U.S. marriage laws perform crucial function

In his column on gay marriage, Aaron Margolis — in a typically far-left, unproductive fashion — misconstrues the issue with his final assertion that “true love, no matter whom it’s between, is moral” (“Love trumps politics in ongoing marriage debate,” 3/21).

Before we fire up a fresh chorus of “Kumbaya,” let’s take a step back and analyze whether this statement is true. I love my mother and my dog deeply, but I don’t think the government should allow me to marry either. Nor do I think either case would be moral. (It is nice to know that I’d have Margolis’ blessing were I to pop the question, though.)

Margolis states that gay marriage is “society conferring the benefits of marriage on any two people who love each other deeply.” This does not, however, reflect the purpose of marriage. Conservatives argue that marriage, in its traditional composition, is a social institution fundamen tal to the welfare of society. Altering this institution, the argument goes, could negatively impact society. Whether you agree with this argument or not, it is certainly not based on misconceptions about homosexuals as Margolis attempts to spin it, but rather the societal ramifications of altering the institution of marriage.

Supporters of gay marriage are wrong to center the debate on civil rights. As a citizen, you do not have the right to marry whomever you wish, and the government does have the right to decide who can and cannot wed. Look at the example of polygamy. The argument for legalizing polygamy reads almost exactly the same as that for gay marriage. If traditional marriage is between one man and one woman, gay marriage activists would argue this is discriminatory based on gender, whereas advocates for polygamy would argue that it is discriminatory based on quantity. What gives the government the right to decide how many people I can be married to at any given time? The answer, of course, is the same authority that allows them to decide what gender combinations constitute a marriage.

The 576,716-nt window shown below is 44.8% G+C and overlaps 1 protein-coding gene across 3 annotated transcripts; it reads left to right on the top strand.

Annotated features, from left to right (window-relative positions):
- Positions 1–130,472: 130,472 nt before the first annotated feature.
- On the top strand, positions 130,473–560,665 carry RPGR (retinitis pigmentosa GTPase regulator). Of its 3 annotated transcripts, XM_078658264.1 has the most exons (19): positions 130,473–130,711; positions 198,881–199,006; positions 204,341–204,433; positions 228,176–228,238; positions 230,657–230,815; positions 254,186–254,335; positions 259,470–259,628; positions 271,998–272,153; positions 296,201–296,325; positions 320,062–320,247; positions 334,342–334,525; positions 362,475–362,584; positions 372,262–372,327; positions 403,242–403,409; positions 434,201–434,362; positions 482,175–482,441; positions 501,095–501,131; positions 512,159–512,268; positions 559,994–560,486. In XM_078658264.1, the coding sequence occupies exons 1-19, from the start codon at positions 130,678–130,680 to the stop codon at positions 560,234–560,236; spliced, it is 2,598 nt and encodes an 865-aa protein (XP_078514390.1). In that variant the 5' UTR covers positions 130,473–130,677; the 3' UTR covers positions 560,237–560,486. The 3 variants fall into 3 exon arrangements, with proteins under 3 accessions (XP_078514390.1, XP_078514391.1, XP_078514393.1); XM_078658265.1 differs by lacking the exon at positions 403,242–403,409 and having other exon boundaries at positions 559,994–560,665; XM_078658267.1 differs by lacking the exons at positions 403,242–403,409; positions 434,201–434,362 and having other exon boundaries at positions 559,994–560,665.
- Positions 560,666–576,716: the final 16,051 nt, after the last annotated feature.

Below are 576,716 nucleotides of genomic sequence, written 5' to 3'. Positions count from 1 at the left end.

The government has the right to decide which unions are beneficial to society and which are not. If supporters of gay marriage want to keep using the civil rights argument, they need either to support the legalization of polygamy or to clearly identify why gay marriage is a civil right while polygamy is not. To me, the civil rights argument is a losing battle for gay marriage, because people are rightfully fearful of the slippery slope created by declaring the government has no right to decide which groups are eligible for marriage.

Instead, gay marriage advocates would be better served by arguing that while the government does have the right to ban gay marriage, it is in society’s best interests to lift this ban. Contrary to far-left thought, which dismisses worries about the corrosive effects of gay marriage as homophobic, statistics reveal cause for concern. A study by two University of Vermont professors found only 34 percent of homosexual men in committed relationships and 50 percent of homosexual men in civil unions felt it was not acceptable to have sex outside of their primary relationship. While these statistics are obviously not conclusive, they suggest gay marriages might be less committed than traditional marriages. Whether less-committed relationships would have a harmful effect on society is another question entirely, but my point is that it is irresponsible and counterproductive to dismiss all opposition to gay marriage as homophobic. The topic must be debated more honestly and robustly.

While convincing people gay marriage is good for society might be an uphill battle — indeed, one that must be won amongst the people and not just among the activist judges circumventing the political process — in the long run, it will be more effective than arguing for rights that do not exist.



Gregory DuBoff is a sophomore in Saybrook College.

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